No matter how large or small your home is, there are ways for the environmentally-enlightened cat owner to reclaim ‘stuff’ and repurpose it into a cat paradise. Ms. Benjamin explains. “Repurposing and upcycling is fantastic for creating totally unique cat furniture, while rescuing something before it heads to the dump. I love to look around thrift stores for anything that can be turned into a cat bed, shelf or scratcher. Suitcases make great cat beds — just add a comfy cushion — and I’ve seen dresser drawers become perfect wall perches. Wrap some sisal rope around just about anything sturdy and you’ve got yourself a one-of-a-kind cat scratcher! Add a soft cushion to an old basket or a large decorative pot and you’ve got a cozy cat bed that matches your décor, and it didn’t cost a dime. It just takes a little effort to change things up so that your cat can have what she needs.”

Toys, toys, toys!

Without cat-friendly toys, our cats would possibly spend lonely days doing very little while we work. It’s so tempting to head out and buy that fresh, shiny do-dad that fascinates not only your cat — but you! Save your money. There are many ways to create sustainable toys that don’t add to the landfill. You’re limited only by your imagination.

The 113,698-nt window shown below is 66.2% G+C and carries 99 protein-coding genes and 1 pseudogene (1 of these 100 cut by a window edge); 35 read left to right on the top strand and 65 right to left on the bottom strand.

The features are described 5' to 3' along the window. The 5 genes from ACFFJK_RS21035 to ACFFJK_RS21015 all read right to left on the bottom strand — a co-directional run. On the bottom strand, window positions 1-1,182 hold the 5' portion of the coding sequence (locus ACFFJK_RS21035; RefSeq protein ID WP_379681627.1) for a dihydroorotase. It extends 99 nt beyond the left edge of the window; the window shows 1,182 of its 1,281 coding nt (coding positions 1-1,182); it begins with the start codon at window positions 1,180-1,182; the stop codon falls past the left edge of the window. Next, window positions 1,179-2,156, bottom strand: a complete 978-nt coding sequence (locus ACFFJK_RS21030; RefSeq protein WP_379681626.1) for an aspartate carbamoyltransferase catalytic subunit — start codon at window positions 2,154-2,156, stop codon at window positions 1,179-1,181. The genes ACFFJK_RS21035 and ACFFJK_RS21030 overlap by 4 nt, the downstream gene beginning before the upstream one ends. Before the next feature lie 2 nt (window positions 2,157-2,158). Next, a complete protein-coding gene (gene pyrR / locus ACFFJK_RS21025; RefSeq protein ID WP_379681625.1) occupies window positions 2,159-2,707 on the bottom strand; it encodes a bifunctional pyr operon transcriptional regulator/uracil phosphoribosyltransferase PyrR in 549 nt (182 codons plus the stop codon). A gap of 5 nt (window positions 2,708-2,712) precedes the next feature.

“There are lots of crafters making adorable cat toys from repurposed and upcycled materials like old sweaters, towels and t-shirts. Don’t let these items go to the landfill! Instead, use that scrap of fabric to make a cute catnip mouse. Since cats tear through toys fairly fast, look for cat toys made of recycled and recyclable materials like cardboard,” says Ms. Benjamin. “Cats love to sink their teeth and claws into cardboard, which is usually made from recycled material. Once the toys are trashed, simply toss them in the recycling bin.

“Another approach to toys is to get your kitty a toy that’s more durable so it will last years instead of weeks. High-quality fabrics that are natural, organic and dye-free are better for the environment and better for your cat. Materials like cork, cotton, hemp, bamboo, wood and wool come from nature and will go right back when they are used up,” stresses Ms. Benjamin.

Buy at thrift stores, host a friend-and-family exchange party or encourage a neighborhood swap. The ideas are limitless to repurposing and sharing toys and cat furniture. As we all know, a cardboard box can provide a cat with days and days of amusement!